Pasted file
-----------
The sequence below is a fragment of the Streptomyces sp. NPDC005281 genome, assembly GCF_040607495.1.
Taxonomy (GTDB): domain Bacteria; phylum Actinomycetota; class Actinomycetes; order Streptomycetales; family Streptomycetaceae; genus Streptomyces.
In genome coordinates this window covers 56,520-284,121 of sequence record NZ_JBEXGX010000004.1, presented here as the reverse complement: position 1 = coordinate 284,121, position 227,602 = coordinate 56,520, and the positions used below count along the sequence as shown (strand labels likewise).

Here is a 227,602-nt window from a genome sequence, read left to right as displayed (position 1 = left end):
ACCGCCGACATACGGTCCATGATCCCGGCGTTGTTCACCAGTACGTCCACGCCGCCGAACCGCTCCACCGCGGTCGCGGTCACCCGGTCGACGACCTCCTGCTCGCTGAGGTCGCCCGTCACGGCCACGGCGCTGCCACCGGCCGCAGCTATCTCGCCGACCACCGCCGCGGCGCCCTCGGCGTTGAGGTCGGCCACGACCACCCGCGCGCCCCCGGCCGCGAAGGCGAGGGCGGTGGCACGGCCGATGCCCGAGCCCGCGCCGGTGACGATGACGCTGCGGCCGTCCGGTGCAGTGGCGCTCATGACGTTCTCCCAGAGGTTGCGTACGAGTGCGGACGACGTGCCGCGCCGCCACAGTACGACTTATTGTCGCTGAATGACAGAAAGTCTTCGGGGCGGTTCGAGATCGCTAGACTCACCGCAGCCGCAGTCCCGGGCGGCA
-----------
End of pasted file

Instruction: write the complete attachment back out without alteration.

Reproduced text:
The sequence below is a fragment of the Streptomyces sp. NPDC005281 genome, assembly GCF_040607495.1.
Taxonomy (GTDB): domain Bacteria; phylum Actinomycetota; class Actinomycetes; order Streptomycetales; family Streptomycetaceae; genus Streptomyces.
In genome coordinates this window covers 56,520-284,121 of sequence record NZ_JBEXGX010000004.1, presented here as the reverse complement: position 1 = coordinate 284,121, position 227,602 = coordinate 56,520, and the positions used below count along the sequence as shown (strand labels likewise).

Here is a 227,602-nt window from a genome sequence, read left to right as displayed (position 1 = left end):
ACCGCCGACATACGGTCCATGATCCCGGCGTTGTTCACCAGTACGTCCACGCCGCCGAACCGCTCCACCGCGGTCGCGGTCACCCGGTCGACGACCTCCTGCTCGCTGAGGTCGCCCGTCACGGCCACGGCGCTGCCACCGGCCGCAGCTATCTCGCCGACCACCGCCGCGGCGCCCTCGGCGTTGAGGTCGGCCACGACCACCCGCGCGCCCCCGGCCGCGAAGGCGAGGGCGGTGGCACGGCCGATGCCCGAGCCCGCGCCGGTGACGATGACGCTGCGGCCGTCCGGTGCAGTGGCGCTCATGACGTTCTCCCAGAGGTTGCGTACGAGTGCGGACGACGTGCCGCGCCGCCACAGTACGACTTATTGTCGCTGAATGACAGAAAGTCTTCGGGGCGGTTCGAGATCGCTAGACTCACCGCAGCCGCAGTCCCGGGCGGCA